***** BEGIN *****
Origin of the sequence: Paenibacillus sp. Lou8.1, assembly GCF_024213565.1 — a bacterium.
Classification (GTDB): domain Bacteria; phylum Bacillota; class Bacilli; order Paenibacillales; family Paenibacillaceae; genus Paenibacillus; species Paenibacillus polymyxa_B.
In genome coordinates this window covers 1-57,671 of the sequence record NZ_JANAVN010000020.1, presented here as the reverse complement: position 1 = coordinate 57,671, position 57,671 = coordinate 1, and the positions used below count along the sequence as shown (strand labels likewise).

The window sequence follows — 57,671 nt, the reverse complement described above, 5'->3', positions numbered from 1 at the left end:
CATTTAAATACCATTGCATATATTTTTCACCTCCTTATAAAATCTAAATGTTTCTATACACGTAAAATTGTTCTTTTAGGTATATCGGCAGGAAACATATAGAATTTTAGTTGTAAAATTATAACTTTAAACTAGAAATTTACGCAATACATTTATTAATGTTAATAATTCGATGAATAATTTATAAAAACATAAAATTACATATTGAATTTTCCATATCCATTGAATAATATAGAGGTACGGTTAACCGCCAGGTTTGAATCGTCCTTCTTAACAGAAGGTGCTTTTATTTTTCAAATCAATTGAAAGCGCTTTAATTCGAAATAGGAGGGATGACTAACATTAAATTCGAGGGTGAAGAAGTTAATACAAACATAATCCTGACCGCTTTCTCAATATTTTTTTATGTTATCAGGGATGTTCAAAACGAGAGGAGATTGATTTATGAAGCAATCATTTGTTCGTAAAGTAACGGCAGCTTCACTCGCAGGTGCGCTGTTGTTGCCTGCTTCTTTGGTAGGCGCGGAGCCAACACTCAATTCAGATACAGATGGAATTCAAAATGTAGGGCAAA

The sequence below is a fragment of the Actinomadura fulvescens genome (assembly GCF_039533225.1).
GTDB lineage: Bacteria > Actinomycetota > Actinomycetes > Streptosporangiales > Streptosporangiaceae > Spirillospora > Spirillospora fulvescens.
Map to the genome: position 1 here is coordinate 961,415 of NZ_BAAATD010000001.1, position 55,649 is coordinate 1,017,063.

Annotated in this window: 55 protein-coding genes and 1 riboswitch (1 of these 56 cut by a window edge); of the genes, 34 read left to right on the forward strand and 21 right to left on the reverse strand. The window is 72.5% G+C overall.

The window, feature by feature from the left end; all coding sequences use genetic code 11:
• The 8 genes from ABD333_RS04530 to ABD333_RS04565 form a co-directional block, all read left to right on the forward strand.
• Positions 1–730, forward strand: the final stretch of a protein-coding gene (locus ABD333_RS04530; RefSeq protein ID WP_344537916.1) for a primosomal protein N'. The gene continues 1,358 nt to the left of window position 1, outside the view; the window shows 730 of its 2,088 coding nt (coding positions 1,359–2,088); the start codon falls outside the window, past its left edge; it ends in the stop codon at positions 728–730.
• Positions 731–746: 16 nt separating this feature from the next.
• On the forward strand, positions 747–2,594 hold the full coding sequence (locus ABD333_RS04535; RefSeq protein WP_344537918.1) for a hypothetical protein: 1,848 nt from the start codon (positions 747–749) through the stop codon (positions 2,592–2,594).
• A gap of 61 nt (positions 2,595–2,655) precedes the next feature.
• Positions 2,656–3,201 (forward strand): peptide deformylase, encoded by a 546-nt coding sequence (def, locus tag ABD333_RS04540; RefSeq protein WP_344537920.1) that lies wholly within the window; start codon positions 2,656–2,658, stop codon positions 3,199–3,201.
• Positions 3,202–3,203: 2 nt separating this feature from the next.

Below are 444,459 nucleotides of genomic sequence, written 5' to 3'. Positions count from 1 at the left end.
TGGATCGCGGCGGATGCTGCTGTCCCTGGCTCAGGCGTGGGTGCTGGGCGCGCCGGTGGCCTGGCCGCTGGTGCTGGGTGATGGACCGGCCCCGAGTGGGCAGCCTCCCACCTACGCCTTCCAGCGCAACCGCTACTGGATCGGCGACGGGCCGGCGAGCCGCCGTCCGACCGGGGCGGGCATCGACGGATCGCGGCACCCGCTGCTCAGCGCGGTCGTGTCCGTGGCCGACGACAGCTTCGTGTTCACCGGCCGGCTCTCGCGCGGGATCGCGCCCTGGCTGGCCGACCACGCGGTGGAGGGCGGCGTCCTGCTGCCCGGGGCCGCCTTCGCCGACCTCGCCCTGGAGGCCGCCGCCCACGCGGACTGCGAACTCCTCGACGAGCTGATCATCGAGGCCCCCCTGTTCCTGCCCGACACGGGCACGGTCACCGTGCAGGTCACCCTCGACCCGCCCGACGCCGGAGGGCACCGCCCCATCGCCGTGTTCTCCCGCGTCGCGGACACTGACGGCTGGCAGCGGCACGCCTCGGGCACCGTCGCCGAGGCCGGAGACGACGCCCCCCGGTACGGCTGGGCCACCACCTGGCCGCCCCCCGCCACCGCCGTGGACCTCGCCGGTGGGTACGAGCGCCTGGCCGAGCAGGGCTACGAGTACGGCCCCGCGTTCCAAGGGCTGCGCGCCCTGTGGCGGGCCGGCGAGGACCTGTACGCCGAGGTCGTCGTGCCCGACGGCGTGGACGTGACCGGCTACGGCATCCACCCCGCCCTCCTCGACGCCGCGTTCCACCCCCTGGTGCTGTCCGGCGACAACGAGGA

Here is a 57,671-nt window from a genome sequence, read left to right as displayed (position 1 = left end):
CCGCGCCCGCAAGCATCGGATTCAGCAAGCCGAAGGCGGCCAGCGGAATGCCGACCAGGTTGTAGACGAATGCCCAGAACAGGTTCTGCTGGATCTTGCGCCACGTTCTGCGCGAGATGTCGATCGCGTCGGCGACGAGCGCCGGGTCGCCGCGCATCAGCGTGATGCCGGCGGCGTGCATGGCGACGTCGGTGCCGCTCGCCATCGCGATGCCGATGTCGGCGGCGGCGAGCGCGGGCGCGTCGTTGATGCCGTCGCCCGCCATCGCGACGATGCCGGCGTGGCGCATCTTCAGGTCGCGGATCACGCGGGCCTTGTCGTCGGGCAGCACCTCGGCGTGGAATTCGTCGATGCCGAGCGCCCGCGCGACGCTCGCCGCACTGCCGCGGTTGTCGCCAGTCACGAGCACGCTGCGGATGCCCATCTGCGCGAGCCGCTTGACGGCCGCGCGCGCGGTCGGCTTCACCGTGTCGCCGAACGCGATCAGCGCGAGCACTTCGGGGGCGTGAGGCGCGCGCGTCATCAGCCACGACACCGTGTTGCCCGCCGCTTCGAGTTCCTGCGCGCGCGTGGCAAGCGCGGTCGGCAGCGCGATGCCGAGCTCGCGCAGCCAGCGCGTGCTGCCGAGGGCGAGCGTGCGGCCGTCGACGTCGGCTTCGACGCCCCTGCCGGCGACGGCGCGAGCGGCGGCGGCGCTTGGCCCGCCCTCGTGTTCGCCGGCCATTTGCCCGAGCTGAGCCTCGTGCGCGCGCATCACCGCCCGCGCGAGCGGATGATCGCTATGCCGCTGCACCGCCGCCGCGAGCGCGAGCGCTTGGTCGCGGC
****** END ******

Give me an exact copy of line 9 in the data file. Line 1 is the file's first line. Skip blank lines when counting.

Annotated in this window: 55 protein-coding genes and 1 riboswitch (1 of these 56 cut by a window edge); of the genes, 34 read left to right on the forward strand and 21 right to left on the reverse strand. The window is 72.5% G+C overall.